Agencies

[Federal Register Volume 79, Number 202 (Monday, October 20, 2014)]
[Notices]
[Pages 62618-62620]
From the Federal Register Online via the Government Printing Office [www.gpo.gov]
[FR Doc No: 2014-24846]


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FEDERAL TRADE COMMISSION


Agency Information Collection Activities; Proposed Collection: 
Comment Request

AGENCY: Federal Trade Commission (``Commission'' or ``FTC'').

ACTION: Notice.

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SUMMARY: The FTC plans to conduct a study to examine consumer 
perception of fuel economy advertising. The study is part of the 
Commission's regulatory review of the Guide Concerning Fuel Economy 
Advertising for New Automobiles (``Fuel Economy Guide'' or ``Guide''). 
This is the second of two notices required under the Paperwork 
Reduction Act (``PRA'') in which the FTC seeks public comments on its 
proposed consumer research in connection with Office of Management and 
Budget (``OMB'') review of, and clearance for, the collection of 
information discussed herein.

DATES: Comments must be received on or before November 19, 2014.

ADDRESSES: Interested parties may file a comment online or on paper, by 
following the instructions in the Request for Comment part of the 
SUPPLEMENTARY INFORMATION section below. Write ``Fuel Economy Consumer 
Study, Project No. P134202'' on your comment, and file your comment 
online at https://ftcpublic.commentworks.com/ftc/fueleconomystudypra2, 
by following the instructions on the web-based form. If you prefer to 
file your comment on paper, mail your comment to the following address: 
Federal Trade Commission, Office of the Secretary, 600 Pennsylvania 
Avenue NW., Suite CC-5610 (Annex J), Washington, DC 20580, or deliver 
your comment to the following address: Federal Trade Commission, Office 
of the Secretary, Constitution Center, 400 7th Street SW., 5th Floor,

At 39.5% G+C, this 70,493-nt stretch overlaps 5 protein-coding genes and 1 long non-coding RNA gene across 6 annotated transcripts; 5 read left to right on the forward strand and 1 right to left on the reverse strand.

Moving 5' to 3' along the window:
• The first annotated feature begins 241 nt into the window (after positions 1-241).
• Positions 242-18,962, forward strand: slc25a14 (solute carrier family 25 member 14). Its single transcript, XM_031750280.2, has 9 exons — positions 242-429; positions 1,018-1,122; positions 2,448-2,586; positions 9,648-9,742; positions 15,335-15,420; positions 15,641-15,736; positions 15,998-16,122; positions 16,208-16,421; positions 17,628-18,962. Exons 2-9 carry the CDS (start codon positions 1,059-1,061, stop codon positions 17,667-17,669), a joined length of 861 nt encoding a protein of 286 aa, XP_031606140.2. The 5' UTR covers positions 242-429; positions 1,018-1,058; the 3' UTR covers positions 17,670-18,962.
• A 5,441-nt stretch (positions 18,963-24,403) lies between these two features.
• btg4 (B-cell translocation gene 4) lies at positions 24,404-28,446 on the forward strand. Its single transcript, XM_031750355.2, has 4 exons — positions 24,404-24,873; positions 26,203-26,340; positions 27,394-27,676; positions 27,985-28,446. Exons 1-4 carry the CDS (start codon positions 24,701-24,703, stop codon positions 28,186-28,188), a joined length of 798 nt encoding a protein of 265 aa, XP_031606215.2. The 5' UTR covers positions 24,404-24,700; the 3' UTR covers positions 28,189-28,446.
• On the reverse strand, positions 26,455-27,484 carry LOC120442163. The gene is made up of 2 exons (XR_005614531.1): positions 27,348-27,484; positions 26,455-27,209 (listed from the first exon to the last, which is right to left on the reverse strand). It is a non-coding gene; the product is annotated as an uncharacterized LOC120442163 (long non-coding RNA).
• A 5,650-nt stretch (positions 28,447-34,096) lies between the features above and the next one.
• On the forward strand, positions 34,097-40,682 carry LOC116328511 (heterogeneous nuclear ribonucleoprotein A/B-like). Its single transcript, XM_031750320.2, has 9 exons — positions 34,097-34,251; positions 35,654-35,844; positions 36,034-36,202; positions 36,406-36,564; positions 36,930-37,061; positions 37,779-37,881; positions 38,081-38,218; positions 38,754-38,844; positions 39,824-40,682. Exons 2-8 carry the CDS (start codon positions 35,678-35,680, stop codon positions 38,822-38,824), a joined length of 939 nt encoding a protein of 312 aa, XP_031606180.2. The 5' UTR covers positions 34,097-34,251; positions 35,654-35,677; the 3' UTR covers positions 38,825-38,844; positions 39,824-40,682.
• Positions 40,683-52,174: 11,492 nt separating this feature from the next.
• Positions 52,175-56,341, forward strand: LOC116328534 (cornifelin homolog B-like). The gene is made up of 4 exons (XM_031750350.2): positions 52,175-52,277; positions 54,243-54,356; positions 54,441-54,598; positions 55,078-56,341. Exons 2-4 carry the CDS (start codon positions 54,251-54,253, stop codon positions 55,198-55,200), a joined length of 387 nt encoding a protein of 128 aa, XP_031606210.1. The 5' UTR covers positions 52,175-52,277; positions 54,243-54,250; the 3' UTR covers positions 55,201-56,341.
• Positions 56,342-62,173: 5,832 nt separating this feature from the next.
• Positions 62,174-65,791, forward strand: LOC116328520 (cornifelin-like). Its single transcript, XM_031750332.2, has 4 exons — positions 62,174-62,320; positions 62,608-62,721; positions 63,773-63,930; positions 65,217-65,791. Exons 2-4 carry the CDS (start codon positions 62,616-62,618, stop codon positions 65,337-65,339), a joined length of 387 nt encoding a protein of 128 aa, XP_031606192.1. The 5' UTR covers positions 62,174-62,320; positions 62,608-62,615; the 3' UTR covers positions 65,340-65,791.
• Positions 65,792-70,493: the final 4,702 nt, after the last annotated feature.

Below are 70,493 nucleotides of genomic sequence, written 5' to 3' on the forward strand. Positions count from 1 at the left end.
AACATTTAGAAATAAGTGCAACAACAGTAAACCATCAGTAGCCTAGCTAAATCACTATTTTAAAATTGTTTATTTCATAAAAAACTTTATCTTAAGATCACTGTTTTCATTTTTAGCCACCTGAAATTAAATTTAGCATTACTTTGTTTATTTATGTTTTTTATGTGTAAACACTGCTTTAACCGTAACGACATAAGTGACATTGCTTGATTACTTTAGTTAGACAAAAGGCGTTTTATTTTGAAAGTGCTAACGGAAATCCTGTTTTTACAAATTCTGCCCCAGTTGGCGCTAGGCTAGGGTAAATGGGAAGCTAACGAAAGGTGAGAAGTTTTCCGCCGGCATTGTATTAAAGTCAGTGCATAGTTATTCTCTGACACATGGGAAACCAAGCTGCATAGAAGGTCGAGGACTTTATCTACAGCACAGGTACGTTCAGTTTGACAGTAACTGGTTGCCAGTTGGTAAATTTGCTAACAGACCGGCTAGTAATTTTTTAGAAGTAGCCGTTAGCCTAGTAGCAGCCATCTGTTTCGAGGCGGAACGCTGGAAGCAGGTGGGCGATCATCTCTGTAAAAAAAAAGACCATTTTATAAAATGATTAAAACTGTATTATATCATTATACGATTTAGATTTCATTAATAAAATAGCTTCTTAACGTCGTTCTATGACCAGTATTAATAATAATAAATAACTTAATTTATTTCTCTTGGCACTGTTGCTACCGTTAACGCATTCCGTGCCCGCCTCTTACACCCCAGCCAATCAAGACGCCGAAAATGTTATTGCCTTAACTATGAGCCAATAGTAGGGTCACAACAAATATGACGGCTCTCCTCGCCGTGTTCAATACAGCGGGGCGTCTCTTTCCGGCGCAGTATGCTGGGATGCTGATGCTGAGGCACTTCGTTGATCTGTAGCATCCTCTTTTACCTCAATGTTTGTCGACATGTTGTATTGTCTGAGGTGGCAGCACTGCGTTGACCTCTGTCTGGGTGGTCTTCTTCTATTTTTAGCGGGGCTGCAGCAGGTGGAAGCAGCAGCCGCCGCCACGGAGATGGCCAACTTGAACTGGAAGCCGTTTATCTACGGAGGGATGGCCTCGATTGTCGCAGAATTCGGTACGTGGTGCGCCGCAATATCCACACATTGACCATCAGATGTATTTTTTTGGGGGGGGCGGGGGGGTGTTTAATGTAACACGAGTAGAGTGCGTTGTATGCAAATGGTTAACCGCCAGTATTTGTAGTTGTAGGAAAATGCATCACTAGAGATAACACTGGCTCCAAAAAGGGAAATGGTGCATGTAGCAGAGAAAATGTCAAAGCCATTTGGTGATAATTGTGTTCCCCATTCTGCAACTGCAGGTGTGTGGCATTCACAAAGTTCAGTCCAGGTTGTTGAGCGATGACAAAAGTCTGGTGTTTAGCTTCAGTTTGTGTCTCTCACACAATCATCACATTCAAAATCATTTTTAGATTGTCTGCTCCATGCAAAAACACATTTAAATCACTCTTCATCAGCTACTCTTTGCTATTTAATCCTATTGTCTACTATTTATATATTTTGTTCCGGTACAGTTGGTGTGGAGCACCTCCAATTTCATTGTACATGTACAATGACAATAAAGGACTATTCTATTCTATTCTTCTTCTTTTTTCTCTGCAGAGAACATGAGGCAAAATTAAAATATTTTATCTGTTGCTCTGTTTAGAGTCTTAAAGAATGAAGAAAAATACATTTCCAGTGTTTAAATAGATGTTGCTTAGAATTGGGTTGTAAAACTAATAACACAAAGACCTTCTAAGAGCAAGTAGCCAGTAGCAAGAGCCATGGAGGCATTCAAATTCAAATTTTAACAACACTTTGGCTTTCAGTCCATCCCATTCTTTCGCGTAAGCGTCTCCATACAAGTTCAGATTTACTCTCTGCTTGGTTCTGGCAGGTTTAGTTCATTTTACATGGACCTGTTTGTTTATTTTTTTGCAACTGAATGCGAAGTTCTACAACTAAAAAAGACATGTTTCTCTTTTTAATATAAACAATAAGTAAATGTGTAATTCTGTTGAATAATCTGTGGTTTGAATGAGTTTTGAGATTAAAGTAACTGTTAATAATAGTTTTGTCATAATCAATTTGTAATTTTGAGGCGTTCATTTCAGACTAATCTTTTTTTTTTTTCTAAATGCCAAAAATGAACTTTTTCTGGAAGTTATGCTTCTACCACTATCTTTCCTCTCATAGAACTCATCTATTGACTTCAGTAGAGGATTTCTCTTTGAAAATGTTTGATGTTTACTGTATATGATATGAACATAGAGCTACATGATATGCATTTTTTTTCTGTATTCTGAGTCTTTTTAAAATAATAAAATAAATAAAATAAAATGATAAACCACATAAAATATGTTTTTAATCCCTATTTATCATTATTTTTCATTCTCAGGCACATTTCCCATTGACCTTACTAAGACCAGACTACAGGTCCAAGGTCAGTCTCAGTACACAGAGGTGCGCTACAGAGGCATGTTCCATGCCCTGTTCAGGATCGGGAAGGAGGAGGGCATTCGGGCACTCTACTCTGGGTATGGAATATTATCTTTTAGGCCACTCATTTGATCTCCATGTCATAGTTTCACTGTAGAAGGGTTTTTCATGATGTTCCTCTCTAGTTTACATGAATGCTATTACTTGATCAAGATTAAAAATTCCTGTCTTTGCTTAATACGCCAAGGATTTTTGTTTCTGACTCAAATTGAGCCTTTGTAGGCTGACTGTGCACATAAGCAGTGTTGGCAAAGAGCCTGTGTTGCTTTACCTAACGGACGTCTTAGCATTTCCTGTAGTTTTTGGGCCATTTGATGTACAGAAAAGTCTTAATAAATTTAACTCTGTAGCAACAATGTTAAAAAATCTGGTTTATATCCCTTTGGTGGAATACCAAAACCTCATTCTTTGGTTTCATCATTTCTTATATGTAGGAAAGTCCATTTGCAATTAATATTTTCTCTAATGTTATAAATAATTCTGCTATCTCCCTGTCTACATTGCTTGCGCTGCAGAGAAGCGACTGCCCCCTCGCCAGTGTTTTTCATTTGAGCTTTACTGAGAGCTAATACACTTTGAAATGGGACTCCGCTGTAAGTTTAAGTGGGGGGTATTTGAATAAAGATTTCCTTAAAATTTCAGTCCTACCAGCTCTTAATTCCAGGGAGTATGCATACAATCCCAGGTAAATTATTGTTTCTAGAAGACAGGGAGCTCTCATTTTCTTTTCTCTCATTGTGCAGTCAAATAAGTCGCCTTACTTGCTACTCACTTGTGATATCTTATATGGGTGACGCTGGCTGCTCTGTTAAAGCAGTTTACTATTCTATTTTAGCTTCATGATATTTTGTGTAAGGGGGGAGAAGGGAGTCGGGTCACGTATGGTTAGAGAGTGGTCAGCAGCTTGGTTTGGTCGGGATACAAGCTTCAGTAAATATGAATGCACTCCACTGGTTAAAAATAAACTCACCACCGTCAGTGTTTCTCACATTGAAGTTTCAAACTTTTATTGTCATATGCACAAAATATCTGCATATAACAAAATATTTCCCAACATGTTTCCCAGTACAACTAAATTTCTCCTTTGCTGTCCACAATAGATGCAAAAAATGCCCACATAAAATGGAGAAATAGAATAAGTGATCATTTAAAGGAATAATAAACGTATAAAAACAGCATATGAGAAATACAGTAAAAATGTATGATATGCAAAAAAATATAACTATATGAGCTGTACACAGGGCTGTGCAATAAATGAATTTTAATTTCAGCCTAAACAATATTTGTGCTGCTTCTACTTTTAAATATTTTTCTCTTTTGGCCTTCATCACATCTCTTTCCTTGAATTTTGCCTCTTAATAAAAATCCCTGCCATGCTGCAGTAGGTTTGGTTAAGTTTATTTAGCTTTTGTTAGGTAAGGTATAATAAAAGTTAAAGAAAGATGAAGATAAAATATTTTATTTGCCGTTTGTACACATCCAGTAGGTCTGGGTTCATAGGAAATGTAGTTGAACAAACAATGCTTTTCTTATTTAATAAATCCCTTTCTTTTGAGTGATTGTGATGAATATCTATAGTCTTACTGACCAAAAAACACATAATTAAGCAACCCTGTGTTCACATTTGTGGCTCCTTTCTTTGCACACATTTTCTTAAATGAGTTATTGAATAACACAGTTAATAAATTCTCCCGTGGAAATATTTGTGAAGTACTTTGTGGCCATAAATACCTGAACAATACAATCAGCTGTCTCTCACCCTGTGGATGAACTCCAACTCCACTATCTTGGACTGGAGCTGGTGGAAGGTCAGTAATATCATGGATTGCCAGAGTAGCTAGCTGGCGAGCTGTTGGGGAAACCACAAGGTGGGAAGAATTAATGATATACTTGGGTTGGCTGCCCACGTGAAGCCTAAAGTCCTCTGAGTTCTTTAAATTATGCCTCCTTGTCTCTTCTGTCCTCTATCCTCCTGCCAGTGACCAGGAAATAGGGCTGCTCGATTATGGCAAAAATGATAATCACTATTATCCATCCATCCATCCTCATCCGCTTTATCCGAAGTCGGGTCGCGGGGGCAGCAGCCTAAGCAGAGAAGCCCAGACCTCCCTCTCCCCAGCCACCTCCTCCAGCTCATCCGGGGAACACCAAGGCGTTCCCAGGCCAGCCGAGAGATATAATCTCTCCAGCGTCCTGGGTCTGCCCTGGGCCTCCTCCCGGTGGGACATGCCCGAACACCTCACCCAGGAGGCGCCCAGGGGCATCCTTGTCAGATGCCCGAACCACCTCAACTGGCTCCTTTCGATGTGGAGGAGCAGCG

Suite 5610 (Annex J), Washington, DC 20024.

FOR FURTHER INFORMATION CONTACT: Hampton Newsome, 202-326-2889, 
Division of Enforcement, Bureau of Consumer Protection, Federal Trade 
Commission, 600 Pennsylvania Avenue NW., Mailstop CC-9528, Washington, 
DC 20580.

SUPPLEMENTARY INFORMATION:

I. Background

    The Commission issued the Guide Concerning Fuel Economy Advertising 
for New Automobiles (``Fuel Economy Guide'' or ``Guide'') (16 CFR Part 
259) in 1975 to prevent deceptive fuel economy advertising and to 
facilitate the use of fuel economy information in advertising. The 
Guide helps advertisers

[[Page 62619]]

avoid unfair or deceptive claims under Section 5 of the FTC Act.\1\ To 
accomplish this goal, the Guide advises marketers to disclose 
established Environmental Protection Agency (EPA) fuel economy 
estimates (e.g., miles per gallon or ``mpg'') whenever they make any 
fuel economy claim based on those estimates. In addition, if 
advertisers make fuel economy claims based on non-EPA tests, the Guide 
directs them also to disclose EPA-derived fuel economy estimates and 
provide details about the non-EPA tests such as the source of the test, 
driving conditions, and vehicle configurations.
---------------------------------------------------------------------------

    \1\ 15 U.S.C. 45(a). The Commission's industry guides, such as 
the Fuel Economy Guide, are administrative interpretations of the 
application of Section 5 of the FTC Act, 15 U.S.C. 45(a), to 
advertising claims. The Commission issues industry guides to provide 
guidance for the public to conform with legal requirements. The 
Guide provides the basis for voluntary abandonment of unlawful 
practices by industry members. 16 CFR Part 17. The Guide does not 
have the force and effect of law and is not independently 
enforceable. However, failure to follow industry guides may result 
in corrective action under Section 5 of the FTC Act. The Commission, 
therefore, can take action under the FTC Act if a business makes 
fuel economy marketing claims inconsistent with the Guide. In any 
such enforcement action, the Commission must prove that the act or 
practice at issue is unfair or deceptive.
---------------------------------------------------------------------------